The Political Graveyard: A Database of American History
Politicians in Trouble or Disgrace

Politicians in Trouble or Disgrace: Washington

in chronological order

  Corliss P. Stone (1838-1906) — of Seattle, King County, Wash. Born in Franklin County, Vt., March 20, 1838. Mayor of Seattle, Wash., 1872-73. Caused a scandal in 1873, when he suddenly vacated his mayoralty; he fled to San Francisco with a married woman and $15,000 he had embezzled from his firm. Later returned to Seattle. Died in Seattle, King County, Wash., September 14, 1906 (age 68 years, 178 days). Interment at Lake View Cemetery, Seattle, Wash.
  See also Find-A-Grave memorial
  Hiram Charles Gill (1866-1919) — also known as Hiram C. Gill — of Seattle, King County, Wash. Born July 23, 1866. Republican. Mayor of Seattle, Wash., 1910-11, 1914-18; recalled 1911; defeated, 1912. Recalled from office as mayor in 1911 over his permissive attitude toward gambling and prostitution. Died January 7, 1919 (age 52 years, 168 days). Interment at Evergreen-Washelli Memorial Park, Seattle, Wash.
  See also Find-A-Grave memorial
  Cornelius Hanford (1849-1926) — of Seattle, King County, Wash. Born in Van Buren County, Iowa, April 21, 1849. Republican. Lawyer; member Washington territorial council, 1877; member of Washington territorial House of Representatives, 1889-90; U.S. District Judge for Washington, 1890-1905; U.S. District Judge for the Western District of Washington, 1905-12; resigned 1912. Member, Sons of the American Revolution. Resigned as judge under threat of impeachment, 1912. Died in 1926 (age about 77 years). Interment at Lake View Cemetery, Seattle, Wash.
  Relatives: Son of Edward Hanford and Abby J. (Holgate) Hanford; married, November 15, 1875, to Clara M. Baldwin.
  Emil M. Herman (1879-1928) — of Seattle, King County, Wash.; Everett, Snohomish County, Wash. Born in Kamnitz, Bohemia (now Kamienice, Czechia), August 22, 1879. Socialist. Socialist candidate for Seattle city council, 1904; candidate for U.S. Representative from Washington, 1906 (at-large), 1908 (2nd District), 1909 (2nd District); State Secretary, Socialist Party of Washington, 1916-18; arrested in 1918, and convicted under the Espionage Act; sentenced to ten years in prison; served three years and four months; candidate for Governor of Washington, 1924. German ancestry. Member, Industrial Workers of the World. Died October 10, 1928 (age 49 years, 49 days). Burial location unknown.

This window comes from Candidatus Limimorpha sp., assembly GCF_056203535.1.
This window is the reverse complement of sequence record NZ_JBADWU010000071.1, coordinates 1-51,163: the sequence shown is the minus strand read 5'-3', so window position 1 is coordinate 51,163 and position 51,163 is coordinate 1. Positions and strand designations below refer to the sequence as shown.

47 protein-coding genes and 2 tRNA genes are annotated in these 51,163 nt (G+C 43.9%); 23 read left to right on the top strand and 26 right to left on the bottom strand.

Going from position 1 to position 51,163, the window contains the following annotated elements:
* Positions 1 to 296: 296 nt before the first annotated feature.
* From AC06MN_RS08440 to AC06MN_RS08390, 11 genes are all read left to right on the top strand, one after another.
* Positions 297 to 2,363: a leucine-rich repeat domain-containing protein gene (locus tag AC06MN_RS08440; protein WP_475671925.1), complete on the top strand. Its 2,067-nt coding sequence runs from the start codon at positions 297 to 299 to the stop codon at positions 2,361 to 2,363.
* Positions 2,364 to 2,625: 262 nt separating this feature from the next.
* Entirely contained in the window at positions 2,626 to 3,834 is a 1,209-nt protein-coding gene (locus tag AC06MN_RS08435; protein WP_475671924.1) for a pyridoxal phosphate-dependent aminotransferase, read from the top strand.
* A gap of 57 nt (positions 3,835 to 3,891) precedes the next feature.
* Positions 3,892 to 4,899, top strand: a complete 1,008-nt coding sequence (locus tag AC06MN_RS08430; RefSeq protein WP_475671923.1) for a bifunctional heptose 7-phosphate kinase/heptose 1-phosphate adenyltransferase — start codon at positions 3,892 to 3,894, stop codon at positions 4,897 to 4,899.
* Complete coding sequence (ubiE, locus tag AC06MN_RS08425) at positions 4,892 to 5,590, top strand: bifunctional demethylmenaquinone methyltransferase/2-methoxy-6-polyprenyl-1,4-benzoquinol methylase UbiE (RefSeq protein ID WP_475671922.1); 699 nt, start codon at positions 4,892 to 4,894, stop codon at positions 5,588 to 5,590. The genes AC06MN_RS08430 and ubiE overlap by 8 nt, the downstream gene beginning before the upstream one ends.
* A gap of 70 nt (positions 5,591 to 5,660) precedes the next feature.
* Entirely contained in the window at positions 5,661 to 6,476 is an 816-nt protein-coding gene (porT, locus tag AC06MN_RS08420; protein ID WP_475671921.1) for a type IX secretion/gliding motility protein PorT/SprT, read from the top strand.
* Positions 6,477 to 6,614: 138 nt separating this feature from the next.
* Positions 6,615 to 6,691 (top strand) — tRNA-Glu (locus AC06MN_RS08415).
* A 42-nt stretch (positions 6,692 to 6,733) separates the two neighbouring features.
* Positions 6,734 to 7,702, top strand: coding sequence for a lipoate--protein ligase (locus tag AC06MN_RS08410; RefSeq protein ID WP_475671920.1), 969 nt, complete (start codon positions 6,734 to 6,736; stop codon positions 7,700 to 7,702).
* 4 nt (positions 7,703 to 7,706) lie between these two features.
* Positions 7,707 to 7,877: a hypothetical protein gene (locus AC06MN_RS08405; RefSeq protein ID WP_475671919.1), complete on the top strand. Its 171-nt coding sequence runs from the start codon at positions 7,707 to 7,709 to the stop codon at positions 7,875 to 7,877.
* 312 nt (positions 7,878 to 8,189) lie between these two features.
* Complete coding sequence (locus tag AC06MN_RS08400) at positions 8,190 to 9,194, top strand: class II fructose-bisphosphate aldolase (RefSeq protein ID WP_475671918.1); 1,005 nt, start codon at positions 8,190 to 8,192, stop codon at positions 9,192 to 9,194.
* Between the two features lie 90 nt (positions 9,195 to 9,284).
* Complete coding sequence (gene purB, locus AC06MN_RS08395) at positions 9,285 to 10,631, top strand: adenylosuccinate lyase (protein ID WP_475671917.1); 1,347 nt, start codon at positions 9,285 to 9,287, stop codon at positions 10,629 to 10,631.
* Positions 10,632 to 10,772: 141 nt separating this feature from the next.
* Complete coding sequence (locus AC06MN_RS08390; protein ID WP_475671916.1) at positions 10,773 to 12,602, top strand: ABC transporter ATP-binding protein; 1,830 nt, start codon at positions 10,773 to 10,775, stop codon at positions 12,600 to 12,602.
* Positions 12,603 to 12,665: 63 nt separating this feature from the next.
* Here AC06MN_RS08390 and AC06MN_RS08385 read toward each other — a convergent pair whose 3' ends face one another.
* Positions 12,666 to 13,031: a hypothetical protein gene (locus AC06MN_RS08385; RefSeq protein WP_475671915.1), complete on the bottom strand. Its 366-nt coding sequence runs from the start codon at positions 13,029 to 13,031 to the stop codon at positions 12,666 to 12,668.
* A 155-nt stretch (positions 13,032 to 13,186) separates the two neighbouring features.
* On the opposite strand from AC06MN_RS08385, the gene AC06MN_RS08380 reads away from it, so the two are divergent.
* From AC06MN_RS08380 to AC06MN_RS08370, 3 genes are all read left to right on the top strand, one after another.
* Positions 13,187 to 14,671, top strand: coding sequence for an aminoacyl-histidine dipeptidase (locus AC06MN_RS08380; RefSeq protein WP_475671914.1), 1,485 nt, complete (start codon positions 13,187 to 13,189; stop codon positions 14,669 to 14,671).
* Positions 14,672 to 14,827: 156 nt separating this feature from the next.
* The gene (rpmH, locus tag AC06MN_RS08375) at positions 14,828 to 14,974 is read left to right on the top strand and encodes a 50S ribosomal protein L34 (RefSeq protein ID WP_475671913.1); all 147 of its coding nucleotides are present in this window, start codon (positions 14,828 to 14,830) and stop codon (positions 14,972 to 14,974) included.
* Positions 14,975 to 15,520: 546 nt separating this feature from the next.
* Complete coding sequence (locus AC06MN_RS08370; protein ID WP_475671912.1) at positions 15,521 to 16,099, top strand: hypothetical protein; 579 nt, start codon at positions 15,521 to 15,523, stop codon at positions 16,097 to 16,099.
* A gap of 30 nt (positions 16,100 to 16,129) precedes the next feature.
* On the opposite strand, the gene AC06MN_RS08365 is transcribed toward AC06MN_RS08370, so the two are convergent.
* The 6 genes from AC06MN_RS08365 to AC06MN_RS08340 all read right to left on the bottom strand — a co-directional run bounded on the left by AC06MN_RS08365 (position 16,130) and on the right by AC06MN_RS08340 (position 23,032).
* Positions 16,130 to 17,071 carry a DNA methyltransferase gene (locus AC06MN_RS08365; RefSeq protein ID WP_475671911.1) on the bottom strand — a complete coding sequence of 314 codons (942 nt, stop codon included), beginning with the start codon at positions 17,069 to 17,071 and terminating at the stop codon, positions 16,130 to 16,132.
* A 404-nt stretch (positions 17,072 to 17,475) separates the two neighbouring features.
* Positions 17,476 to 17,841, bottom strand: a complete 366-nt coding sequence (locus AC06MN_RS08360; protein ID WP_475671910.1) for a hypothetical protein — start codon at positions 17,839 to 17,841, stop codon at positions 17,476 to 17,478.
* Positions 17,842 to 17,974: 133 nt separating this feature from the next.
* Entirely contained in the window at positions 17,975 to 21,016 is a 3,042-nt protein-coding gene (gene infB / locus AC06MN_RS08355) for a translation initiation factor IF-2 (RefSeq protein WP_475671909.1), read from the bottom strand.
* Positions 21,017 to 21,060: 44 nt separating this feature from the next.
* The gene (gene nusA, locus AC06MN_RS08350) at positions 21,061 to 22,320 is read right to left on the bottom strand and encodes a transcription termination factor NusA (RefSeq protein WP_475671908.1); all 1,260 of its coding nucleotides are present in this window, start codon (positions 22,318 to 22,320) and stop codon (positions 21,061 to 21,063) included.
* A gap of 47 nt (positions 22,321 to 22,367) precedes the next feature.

Relatives: Married to Ruby Herman (1885?-?).
  See also Wikipedia article
  Frank E. Edwards — of Seattle, King County, Wash. Mayor of Seattle, Wash., 1928-31; recalled 1931. Recalled from office as mayor in 1931. Burial location unknown.
  William Montross Inglis (1875-1932) — also known as William M. Inglis — of Seattle, King County, Wash. Born in Clyde Township, St. Clair County, Mich., January 7, 1875. Republican. Colonel in the U.S. Army during World War I; delegate to Republican National Convention from Washington, 1924, 1928 (alternate). Killed by a single gunshot behind his ear, under mysterious circumstances, and posthumously accused of attempted murder, in Seattle, King County, Wash., October 22, 1932 (age 57 years, 289 days). The only witness, Mary Nash, who shared the apartment, said that he had been despondent and drinking heavily; that she had hidden his pistol, but he had found it; that without warning, he shot her twice (she was badly injured but survived), and then immediately killed himself; investigators questioned her story, and thought he might have been murdered, but she was not charged. Interment at Lake View Cemetery, Seattle, Wash.